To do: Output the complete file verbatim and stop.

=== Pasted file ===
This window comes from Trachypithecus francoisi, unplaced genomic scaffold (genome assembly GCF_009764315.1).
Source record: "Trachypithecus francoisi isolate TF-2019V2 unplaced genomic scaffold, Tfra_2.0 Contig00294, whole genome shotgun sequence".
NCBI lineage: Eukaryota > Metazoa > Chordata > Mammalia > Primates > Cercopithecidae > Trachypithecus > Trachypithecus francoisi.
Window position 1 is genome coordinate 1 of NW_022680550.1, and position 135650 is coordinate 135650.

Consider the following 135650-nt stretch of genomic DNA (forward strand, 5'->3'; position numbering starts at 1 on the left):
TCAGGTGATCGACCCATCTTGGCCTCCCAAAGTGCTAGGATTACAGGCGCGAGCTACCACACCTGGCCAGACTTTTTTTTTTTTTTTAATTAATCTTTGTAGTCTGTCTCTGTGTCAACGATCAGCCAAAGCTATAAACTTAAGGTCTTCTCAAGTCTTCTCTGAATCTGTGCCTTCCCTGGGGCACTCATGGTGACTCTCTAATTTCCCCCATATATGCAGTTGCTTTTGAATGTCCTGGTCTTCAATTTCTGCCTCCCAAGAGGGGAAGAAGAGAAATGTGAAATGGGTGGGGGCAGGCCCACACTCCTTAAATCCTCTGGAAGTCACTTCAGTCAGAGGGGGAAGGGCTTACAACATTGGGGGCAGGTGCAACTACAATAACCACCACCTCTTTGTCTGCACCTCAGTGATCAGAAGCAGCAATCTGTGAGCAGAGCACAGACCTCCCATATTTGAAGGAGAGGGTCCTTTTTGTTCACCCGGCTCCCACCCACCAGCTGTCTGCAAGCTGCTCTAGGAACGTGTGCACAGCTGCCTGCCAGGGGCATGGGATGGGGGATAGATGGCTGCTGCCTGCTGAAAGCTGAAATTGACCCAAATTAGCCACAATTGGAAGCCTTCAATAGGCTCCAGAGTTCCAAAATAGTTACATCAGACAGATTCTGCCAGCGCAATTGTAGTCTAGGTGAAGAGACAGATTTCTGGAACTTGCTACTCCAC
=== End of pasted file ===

This window comes from Trachypithecus francoisi, unplaced genomic scaffold (genome assembly GCF_009764315.1).
Source record: "Trachypithecus francoisi isolate TF-2019V2 unplaced genomic scaffold, Tfra_2.0 Contig00294, whole genome shotgun sequence".
NCBI lineage: Eukaryota > Metazoa > Chordata > Mammalia > Primates > Cercopithecidae > Trachypithecus > Trachypithecus francoisi.
Window position 1 is genome coordinate 1 of NW_022680550.1, and position 135650 is coordinate 135650.

Consider the following 135650-nt stretch of genomic DNA (forward strand, 5'->3'; position numbering starts at 1 on the left):
TCAGGTGATCGACCCATCTTGGCCTCCCAAAGTGCTAGGATTACAGGCGCGAGCTACCACACCTGGCCAGACTTTTTTTTTTTTTTTAATTAATCTTTGTAGTCTGTCTCTGTGTCAACGATCAGCCAAAGCTATAAACTTAAGGTCTTCTCAAGTCTTCTCTGAATCTGTGCCTTCCCTGGGGCACTCATGGTGACTCTCTAATTTCCCCCATATATGCAGTTGCTTTTGAATGTCCTGGTCTTCAATTTCTGCCTCCCAAGAGGGGAAGAAGAGAAATGTGAAATGGGTGGGGGCAGGCCCACACTCCTTAAATCCTCTGGAAGTCACTTCAGTCAGAGGGGGAAGGGCTTACAACATTGGGGGCAGGTGCAACTACAATAACCACCACCTCTTTGTCTGCACCTCAGTGATCAGAAGCAGCAATCTGTGAGCAGAGCACAGACCTCCCATATTTGAAGGAGAGGGTCCTTTTTGTTCACCCGGCTCCCACCCACCAGCTGTCTGCAAGCTGCTCTAGGAACGTGTGCACAGCTGCCTGCCAGGGGCATGGGATGGGGGATAGATGGCTGCTGCCTGCTGAAAGCTGAAATTGACCCAAATTAGCCACAATTGGAAGCCTTCAATAGGCTCCAGAGTTCCAAAATAGTTACATCAGACAGATTCTGCCAGCGCAATTGTAGTCTAGGTGAAGAGACAGATTTCTGGAACTTGCTACTCCAC